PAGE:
> because there is no semantic dependence on it, see 10.2(4).  And the
> permission to remove Q from the environment when P's body is recompiled,
> see 10.1.4(7), is simply a permission.

This is the key permission.  This is intended to mean
that the implementation may force the user to take
an explicit action to get Q back into the
environment (i.e. explicitly recompile it).  In other
words, Q may be considered "out of date."

No such permission exists for generic instantiations if
the generic body is updated, so the instantiations must
remain in the environment, and the linker must not complain
that they have become out-of-date.  At least that was the intent.

> ... There are rules to prevent multiple
> versions of a compilation unit in a program, see 10.1.4(5), but they don't
> seem to help here because they are based on semantic dependence, and they
> are compile-time rules.
>
> The concept of automatic linktime regeneration of code is mentioned
> twice in the AARM, see 10.1.4(7.d) regarding inlined subprograms without
> an explicit pragma inline, and 10.1.4(10.a) regarding macro-expanded
> generics, but never even as implementation advise in the RM as far as
> I can tell.

Automatic linktime regeneration is required for implicit inlining
and macro-expanded generics, so no implementation advice is
necessary.  It is permitted, but not required for explicit inlining,
and the manual gives no advice either way for this case.

> Note that the index for "dependence semantic" is missing 10.1.4(5) and
> 10.2(4), and the index for pragma inline is missing 10.1.4(7).

****************************************************************

From: Dan Eilers
Sent: Friday, October 20, 2000 1:24 AM

Tuck wrote:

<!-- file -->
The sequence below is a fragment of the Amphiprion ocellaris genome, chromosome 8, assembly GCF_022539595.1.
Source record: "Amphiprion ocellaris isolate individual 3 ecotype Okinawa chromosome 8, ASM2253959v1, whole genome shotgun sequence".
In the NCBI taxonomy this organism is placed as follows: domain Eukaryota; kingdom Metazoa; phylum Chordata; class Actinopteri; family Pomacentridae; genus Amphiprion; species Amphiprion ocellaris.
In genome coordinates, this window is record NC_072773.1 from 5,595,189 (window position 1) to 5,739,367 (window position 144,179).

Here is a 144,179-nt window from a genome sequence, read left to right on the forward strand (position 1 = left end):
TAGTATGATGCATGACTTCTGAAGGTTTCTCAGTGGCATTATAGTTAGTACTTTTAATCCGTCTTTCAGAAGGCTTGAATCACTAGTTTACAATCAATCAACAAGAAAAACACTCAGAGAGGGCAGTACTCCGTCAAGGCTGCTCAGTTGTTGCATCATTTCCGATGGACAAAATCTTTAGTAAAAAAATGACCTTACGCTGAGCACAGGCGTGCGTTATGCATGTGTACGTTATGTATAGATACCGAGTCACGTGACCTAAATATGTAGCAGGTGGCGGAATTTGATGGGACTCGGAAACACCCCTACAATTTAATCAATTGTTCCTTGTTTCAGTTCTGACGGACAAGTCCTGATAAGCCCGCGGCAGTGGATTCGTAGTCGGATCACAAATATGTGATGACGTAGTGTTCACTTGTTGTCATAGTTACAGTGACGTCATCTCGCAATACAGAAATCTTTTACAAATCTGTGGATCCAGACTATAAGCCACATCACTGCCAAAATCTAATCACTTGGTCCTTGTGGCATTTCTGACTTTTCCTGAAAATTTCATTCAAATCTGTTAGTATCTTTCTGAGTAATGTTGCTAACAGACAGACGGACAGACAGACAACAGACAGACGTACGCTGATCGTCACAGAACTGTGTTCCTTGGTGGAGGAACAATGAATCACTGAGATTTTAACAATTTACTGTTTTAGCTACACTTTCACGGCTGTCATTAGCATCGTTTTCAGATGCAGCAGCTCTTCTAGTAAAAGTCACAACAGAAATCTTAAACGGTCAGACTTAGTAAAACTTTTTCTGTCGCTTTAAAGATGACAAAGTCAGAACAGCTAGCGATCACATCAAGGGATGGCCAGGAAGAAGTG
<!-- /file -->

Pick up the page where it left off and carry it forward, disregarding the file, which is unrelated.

> >                                                              And the
> > permission to remove Q from the environment when P's body is recompiled,
> > see 10.1.4(7), is simply a permission.
>
> This is the key permission.  This is intended to mean
> that the implementation may force the user to take
> an explicit action to get Q back into the
> environment (i.e. explicitly recompile it).  In other
> words, Q may be considered "out of date."

I understood the environment to be a compile-time concept (see 10.1.4(1)),
rather than a link-time concept.

10.1.4(5) requires a unit to exist in the environment in order to
compile a unit that depends on it, but 10.2(27) has no corresponding
requirement for linking.

I assume that "consistency" in 10.2(27) is intended to have the
same meaning as in 10.1.4(5), based on semantic dependency,
which doesn't cover "out of date" inlines.

Note: the index entry for "consistency among compilation units"
should add 10.2(27).

In an implementation where units are never removed from the environment
as long as their source file still exists, could a program be rejected
at link time for "out of date" inlines.

****************************************************************

From: Tucker Taft
Sent: Friday, October 20, 2000 10:52 AM

Dan Eilers wrote:

> I understood the environment to be a compile-time concept (see 10.1.4(1)),
> rather than a link-time concept.

The environment is a compile-time, link-time, and run-time
concept (see 10.1.4(1), 10.2(13), and 10.2(25)).

> 10.1.4(5) requires a unit to exist in the environment in order to
> compile a unit that depends on it, but 10.2(27) has no corresponding
> requirement for linking.
>
> I assume that "consistency" in 10.2(27) is intended to have the
> same meaning as in 10.1.4(5), based on semantic dependency,
> which doesn't cover "out of date" inlines.

Out of date inlines is a concept that doesn't exist in
the manual.  Inlining is supposed to be semantically
neutral, except for certain subtleties having to do
with 11.6 "independence", so clearly an inlined call
must be based on the same body as any out-of-line call.

The "consistency" of 10.2(27) is intended to require that
no two versions of the same unit will exist in the partition.